What comes to your mind when you come across the word slum? An area where people are uneducated and poor. Where girls are harassed, humiliated and raped. No access to toilets. No cleanliness. And much more. But here is a story that will definitely change your mindset towards slum area and inspire you to do something for the society.

A 17-year-old Saleha Khan from Mumbai’s slum. Who once was asked to discontinue her education after schooling just because girls insecurity in the area and scarcity of finance in her family, now won a prestigious award called Savitribai Phule award. The award generally goes to five mothers from Maharashtra who have done extraordinary work in the society. The award is awarded every year. But, this year Saleha grabbed the attention of Maharashtra government and honoured with the award. She received the award on January 1 this year.

“This area has a municipal school until seven standards. Afterwards girls are stopped to go to school because of two reasons. One is finance constraints and second is girls are not safe in this area,” said Saleha. However, Saleha resumed her education when financial help poured in from her area non-profit organisation (NGO) called Apnalaya.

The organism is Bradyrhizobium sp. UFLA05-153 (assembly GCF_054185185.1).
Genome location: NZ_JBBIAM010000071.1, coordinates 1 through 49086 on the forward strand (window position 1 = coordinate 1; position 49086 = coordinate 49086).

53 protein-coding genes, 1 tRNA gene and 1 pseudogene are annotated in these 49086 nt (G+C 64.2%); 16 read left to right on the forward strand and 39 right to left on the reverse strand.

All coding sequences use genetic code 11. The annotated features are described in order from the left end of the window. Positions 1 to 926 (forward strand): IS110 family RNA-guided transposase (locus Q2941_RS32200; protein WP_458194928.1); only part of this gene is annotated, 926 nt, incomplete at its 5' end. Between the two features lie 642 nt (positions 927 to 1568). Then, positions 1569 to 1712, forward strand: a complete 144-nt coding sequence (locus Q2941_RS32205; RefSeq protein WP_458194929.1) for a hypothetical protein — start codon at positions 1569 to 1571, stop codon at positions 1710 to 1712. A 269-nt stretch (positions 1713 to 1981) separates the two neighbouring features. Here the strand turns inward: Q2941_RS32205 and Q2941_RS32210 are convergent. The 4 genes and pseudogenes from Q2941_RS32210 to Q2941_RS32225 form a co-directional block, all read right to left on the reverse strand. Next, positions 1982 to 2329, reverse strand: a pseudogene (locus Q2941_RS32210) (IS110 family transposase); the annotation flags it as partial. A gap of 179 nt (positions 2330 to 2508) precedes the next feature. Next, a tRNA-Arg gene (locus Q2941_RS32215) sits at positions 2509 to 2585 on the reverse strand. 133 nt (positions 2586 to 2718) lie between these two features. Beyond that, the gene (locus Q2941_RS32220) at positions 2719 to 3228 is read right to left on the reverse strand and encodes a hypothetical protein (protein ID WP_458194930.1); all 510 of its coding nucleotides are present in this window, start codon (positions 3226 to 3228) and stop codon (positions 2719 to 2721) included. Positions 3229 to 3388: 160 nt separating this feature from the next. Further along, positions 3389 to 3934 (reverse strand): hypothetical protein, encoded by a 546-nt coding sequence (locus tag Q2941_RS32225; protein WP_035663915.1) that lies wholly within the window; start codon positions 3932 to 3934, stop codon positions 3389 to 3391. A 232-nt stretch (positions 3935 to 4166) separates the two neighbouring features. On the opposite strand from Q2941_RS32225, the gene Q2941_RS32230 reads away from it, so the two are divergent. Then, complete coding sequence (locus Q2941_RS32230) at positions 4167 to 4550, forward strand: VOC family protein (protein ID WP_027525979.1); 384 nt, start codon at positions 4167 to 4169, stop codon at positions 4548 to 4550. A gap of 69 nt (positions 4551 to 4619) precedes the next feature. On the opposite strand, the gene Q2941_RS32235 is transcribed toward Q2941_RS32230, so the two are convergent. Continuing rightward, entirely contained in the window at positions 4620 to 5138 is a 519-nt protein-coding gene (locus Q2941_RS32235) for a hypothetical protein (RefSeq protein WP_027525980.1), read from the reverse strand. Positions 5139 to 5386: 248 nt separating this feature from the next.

It was not only finance that was restraining Saleha from education but her safety too. Her parents were not assured of her safety that is why she rarely step out of home after schooling. But, Rupali Goswami who is associated with a NGO called ‘Save The Children’ convinced and motivated Saleha’ parents and make them send her college for further study. “Because of Rupali ma’m and Apnalaya organisation I am able to go to college and contribute something for the society,” added Saleha.

It has been three years Saleha is involved in social activities. Now she is a volunteer of child rights, health and nutrition and sanitation. “In three years I am trained very well. I take lectures about education, cleanliness, changes in male and Female while growing up, in the neighbourhood,” added Saleha.




(Saleha Khan in social activity)



The award has changed many things in Saleha’s family and her neighbourhood. When people came to know that she won this award many parents allowed their daughters to join with Saleha and contribute something to the society. Parents also allowed their daughters to study further.

“My father would always refuse me to do social work because of girls insecurity in the area, but after this award, my father himself said to me to do whatever I am doing for the society,” added Saleha.